Car reviews - Volkswagen - Caravelle - GLS people-mover
Smooth automatic transmission, good visibility
Room for improvement
28 Jun 2001
VOLKSWAGEN - people-mover pioneers since the 1950s Kombi - launched the facelifted Caravelle in 1997.
The former hippy icon has grown older and wiser with its ageing market by coming over all sophisticated. It now features sleeker headlight treatment to distance itself from the lowly Transporter van it is so clearly based on.
Therein lies the Caravelle's biggest hurdle. Against more glamorous rivals like the Honda Odyssey and the Chrysler Voyager the VW competes in a tough market.
It may be one of the biggest but the Caravelle - now almost a decade-old design - is not the most refined, despite the independent suspension and smooth four-speed automatic transmission.
The safety conscious, semi-bonneted front engine layout results in an upright seating position. It gives the driver a sense of being behind the wheel of a bus.
The flip side is good visibility all-round, especially when parking. Another advantage is the "walk-through" cabin, enabling access from the front to the rear-most seats.
The ungainly T-bar automatic shifter is sharply angled toward the driver's seat, requiring a long reach down to operate, while the controls for the standard air-conditioning are equally fiddly and add to the haphazard ergonomics.
The dashboard most obviously betrays the Caravelle's T4-series Transporter heritage. While offering clear and comprehensive instrumentation and car-like heater/ventilation controls, the basic architecture is clearly designed to be hard-wearing and functional. At least it promises to last a long time.
The rear passengers benefit from the boxy buses' light and airy "room with a view" seating arrangements. A huge glass area (with centre windows that slide open) afford class-leading views for all.
Entry to either row of rear seats is through the left-hand side sliding side door, reminding the occupants of the Caravelle's commercial vehicle-based origins.
Every seat in the rear is large enough to accommodate adults in the same level of comfort as the front occupants while still leaving an abundance of luggage space. This is perhaps the Caravelle's biggest advantage over its more stylish competition.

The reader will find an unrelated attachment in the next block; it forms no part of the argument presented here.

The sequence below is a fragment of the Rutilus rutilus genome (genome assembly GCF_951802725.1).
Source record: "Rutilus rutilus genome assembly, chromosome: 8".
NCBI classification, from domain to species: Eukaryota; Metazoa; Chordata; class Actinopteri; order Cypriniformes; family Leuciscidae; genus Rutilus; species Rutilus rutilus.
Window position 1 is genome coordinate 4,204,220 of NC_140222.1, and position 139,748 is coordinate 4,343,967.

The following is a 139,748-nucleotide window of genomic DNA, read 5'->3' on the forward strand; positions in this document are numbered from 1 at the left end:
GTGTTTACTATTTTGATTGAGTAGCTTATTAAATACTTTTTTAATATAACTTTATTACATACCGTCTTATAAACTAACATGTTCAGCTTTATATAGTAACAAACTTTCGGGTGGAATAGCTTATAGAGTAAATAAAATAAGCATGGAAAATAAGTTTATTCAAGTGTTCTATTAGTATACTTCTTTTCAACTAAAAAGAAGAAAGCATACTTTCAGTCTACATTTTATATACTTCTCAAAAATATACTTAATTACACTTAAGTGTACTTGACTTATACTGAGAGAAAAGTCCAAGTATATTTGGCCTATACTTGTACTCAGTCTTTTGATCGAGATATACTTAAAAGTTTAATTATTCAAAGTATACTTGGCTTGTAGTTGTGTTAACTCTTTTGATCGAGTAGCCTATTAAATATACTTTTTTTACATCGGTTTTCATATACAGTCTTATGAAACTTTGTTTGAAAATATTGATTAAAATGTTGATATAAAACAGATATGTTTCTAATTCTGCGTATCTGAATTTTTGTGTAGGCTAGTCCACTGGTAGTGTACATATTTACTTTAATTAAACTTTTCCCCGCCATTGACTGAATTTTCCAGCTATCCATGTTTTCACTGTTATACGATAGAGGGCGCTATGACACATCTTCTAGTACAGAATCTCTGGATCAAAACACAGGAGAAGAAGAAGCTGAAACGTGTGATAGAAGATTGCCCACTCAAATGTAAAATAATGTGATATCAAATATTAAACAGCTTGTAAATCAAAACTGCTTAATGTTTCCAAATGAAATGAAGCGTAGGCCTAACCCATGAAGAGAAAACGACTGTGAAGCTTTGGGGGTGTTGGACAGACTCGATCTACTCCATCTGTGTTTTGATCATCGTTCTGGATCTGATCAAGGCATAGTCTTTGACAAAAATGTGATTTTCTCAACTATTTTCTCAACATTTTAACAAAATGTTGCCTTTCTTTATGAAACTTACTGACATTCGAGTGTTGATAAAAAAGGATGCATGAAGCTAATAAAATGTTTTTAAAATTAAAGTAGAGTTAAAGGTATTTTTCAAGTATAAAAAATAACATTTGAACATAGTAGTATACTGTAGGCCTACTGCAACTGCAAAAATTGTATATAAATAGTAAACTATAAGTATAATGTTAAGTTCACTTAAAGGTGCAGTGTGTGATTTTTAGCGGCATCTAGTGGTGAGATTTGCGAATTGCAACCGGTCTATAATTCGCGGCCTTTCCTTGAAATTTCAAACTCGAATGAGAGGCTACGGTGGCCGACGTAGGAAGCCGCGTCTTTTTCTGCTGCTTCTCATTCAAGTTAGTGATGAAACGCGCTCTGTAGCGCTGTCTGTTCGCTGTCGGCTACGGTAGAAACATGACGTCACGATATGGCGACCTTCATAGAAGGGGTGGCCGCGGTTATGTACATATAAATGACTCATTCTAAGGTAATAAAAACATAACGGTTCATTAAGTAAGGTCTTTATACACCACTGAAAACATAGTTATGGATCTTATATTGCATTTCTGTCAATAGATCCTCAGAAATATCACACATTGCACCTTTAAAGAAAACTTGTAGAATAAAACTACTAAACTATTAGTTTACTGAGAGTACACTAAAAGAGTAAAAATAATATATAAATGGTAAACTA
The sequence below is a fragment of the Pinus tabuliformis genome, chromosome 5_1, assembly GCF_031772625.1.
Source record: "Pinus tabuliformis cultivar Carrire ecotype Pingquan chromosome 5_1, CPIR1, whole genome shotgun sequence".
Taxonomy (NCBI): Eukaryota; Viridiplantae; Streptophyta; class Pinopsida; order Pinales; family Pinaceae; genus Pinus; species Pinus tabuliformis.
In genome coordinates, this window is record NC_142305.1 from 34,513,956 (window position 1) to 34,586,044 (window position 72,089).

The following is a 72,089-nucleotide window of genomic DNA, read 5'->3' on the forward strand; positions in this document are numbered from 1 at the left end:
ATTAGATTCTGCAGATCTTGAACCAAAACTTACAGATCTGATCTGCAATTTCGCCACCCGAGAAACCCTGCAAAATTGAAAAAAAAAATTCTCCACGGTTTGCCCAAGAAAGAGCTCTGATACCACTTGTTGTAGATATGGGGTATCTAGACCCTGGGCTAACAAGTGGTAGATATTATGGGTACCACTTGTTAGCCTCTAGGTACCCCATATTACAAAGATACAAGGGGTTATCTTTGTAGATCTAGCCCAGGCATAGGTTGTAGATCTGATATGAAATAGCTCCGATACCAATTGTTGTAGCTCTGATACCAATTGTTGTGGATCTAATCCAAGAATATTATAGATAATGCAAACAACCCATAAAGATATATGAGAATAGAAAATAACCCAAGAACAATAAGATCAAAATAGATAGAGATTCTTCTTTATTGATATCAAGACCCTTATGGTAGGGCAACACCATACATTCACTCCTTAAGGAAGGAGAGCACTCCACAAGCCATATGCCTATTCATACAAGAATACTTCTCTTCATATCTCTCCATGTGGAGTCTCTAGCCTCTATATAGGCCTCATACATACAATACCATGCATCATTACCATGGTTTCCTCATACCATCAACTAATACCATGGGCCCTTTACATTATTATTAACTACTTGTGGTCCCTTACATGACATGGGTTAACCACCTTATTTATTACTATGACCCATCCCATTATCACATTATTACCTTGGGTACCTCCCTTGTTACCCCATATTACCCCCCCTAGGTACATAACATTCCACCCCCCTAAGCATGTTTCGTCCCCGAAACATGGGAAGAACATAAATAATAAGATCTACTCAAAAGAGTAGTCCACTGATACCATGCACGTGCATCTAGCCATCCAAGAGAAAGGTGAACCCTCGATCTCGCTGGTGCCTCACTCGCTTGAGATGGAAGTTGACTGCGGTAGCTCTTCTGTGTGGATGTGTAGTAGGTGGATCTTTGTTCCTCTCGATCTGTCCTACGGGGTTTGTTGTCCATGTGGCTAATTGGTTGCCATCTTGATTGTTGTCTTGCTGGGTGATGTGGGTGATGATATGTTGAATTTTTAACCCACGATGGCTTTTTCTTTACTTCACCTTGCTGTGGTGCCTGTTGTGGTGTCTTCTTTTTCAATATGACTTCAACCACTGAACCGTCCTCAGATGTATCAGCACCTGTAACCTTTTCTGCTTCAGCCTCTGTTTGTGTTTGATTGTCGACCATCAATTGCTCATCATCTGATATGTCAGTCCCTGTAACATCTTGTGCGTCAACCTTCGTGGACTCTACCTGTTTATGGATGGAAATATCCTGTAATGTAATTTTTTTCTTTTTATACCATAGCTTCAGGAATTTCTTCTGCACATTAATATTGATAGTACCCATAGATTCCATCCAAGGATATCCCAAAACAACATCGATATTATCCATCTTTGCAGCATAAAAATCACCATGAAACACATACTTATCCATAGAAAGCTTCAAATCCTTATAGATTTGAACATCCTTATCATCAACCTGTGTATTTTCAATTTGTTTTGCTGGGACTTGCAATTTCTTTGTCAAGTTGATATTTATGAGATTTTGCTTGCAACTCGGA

A second air-conditioning system for rear-bound passengers ensures climate-controlled comfort.
On the road, the Caravelle is more driver friendly than its appearance suggests, thanks to its car-derived mechanicals.
Unsuspecting hippies may swear off acid for life if they try to locate the Caravelle's engine in the boot. Today's Kombi-by-any- other name is front-wheel drive and front-engined, and relatively gutsy to boot. A compact, 85kW, 2.5-litre, five-cylinder engine lives under the Caravelle's bonnet.
With the engine's 200Nm of torque available from just 2200rpm, acceleration is brisk. The steering response is good with the tight turning circle tradespersons have come to appreciate in the commercial variants.
The ride is firm but comfortable thanks to the long wheelbase and independent suspension. It soaks up bumpy road surfaces with ease, although body roll through corners is noticeable.
The front-wheel drive configuration, wide track and wheels at each corner layout all contribute to the Caravelle's reassuring stability.
At cruising speeds, noise, vibration and harshness levels are low, although the engine is a little loud when worked hard.
But strong headwinds at high speed really knock the Caravelle's performance potential and lift fuel consumption alarmingly. The big Volkswagen is obviously not the world's most aerodynamic vehicle.
The basic design harks back to 1990 and has held up surprisingly well in the face of curvy and egg-shaped rivals which may date more quickly.
If its boxy, non-conformist utilitarian looks appeal, then the very German Caravelle is still a capable and comfortable mover of people and their gear, and not at all bad to drive.
- Automotive NetWorks 06/05/1999
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